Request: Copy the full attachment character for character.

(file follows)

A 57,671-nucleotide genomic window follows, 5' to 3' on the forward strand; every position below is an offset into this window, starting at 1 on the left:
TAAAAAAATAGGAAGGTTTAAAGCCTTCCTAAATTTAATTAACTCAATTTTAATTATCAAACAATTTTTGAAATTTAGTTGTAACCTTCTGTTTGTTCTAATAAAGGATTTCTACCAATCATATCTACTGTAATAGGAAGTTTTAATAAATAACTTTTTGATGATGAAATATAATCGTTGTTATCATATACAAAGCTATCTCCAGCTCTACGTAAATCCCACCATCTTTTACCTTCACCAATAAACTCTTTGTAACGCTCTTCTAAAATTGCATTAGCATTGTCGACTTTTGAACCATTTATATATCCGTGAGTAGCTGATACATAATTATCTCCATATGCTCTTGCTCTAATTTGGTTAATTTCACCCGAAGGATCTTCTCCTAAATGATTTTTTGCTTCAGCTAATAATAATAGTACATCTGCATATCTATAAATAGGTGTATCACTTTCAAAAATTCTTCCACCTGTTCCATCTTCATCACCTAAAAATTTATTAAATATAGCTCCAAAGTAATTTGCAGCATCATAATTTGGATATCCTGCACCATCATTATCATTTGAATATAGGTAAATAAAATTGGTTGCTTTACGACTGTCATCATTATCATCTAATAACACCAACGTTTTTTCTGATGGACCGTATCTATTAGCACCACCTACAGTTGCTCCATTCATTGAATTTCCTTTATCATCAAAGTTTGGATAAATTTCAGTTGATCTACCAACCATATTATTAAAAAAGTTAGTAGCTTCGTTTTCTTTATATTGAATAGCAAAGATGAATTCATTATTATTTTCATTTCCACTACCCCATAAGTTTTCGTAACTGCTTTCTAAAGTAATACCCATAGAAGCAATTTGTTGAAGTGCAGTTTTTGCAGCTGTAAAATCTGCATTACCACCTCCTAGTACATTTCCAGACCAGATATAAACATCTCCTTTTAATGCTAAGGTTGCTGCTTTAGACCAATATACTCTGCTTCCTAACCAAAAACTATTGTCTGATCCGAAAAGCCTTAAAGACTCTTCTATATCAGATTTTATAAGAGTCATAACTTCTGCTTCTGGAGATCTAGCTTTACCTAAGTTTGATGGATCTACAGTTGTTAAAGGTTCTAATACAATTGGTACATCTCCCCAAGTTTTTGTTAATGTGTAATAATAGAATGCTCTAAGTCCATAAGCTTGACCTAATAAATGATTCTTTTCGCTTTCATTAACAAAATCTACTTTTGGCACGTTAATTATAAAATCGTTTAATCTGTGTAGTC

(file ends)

A 57,671-nucleotide genomic window follows, 5' to 3' on the forward strand; every position below is an offset into this window, starting at 1 on the left:
TAAAAAAATAGGAAGGTTTAAAGCCTTCCTAAATTTAATTAACTCAATTTTAATTATCAAACAATTTTTGAAATTTAGTTGTAACCTTCTGTTTGTTCTAATAAAGGATTTCTACCAATCATATCTACTGTAATAGGAAGTTTTAATAAATAACTTTTTGATGATGAAATATAATCGTTGTTATCATATACAAAGCTATCTCCAGCTCTACGTAAATCCCACCATCTTTTACCTTCACCAATAAACTCTTTGTAACGCTCTTCTAAAATTGCATTAGCATTGTCGACTTTTGAACCATTTATATATCCGTGAGTAGCTGATACATAATTATCTCCATATGCTCTTGCTCTAATTTGGTTAATTTCACCCGAAGGATCTTCTCCTAAATGATTTTTTGCTTCAGCTAATAATAATAGTACATCTGCATATCTATAAATAGGTGTATCACTTTCAAAAATTCTTCCACCTGTTCCATCTTCATCACCTAAAAATTTATTAAATATAGCTCCAAAGTAATTTGCAGCATCATAATTTGGATATCCTGCACCATCATTATCATTTGAATATAGGTAAATAAAATTGGTTGCTTTACGACTGTCATCATTATCATCTAATAACACCAACGTTTTTTCTGATGGACCGTATCTATTAGCACCACCTACAGTTGCTCCATTCATTGAATTTCCTTTATCATCAAAGTTTGGATAAATTTCAGTTGATCTACCAACCATATTATTAAAAAAGTTAGTAGCTTCGTTTTCTTTATATTGAATAGCAAAGATGAATTCATTATTATTTTCATTTCCACTACCCCATAAGTTTTCGTAACTGCTTTCTAAAGTAATACCCATAGAAGCAATTTGTTGAAGTGCAGTTTTTGCAGCTGTAAAATCTGCATTACCACCTCCTAGTACATTTCCAGACCAGATATAAACATCTCCTTTTAATGCTAAGGTTGCTGCTTTAGACCAATATACTCTGCTTCCTAACCAAAAACTATTGTCTGATCCGAAAAGCCTTAAAGACTCTTCTATATCAGATTTTATAAGAGTCATAACTTCTGCTTCTGGAGATCTAGCTTTACCTAAGTTTGATGGATCTACAGTTGTTAAAGGTTCTAATACAATTGGTACATCTCCCCAAGTTTTTGTTAATGTGTAATAATAGAATGCTCTAAGTCCATAAGCTTGACCTAATAAATGATTCTTTTCGCTTTCATTAACAAAATCTACTTTTGGCACGTTAATTATAAAATCGTTTAATCTGTGTAGTC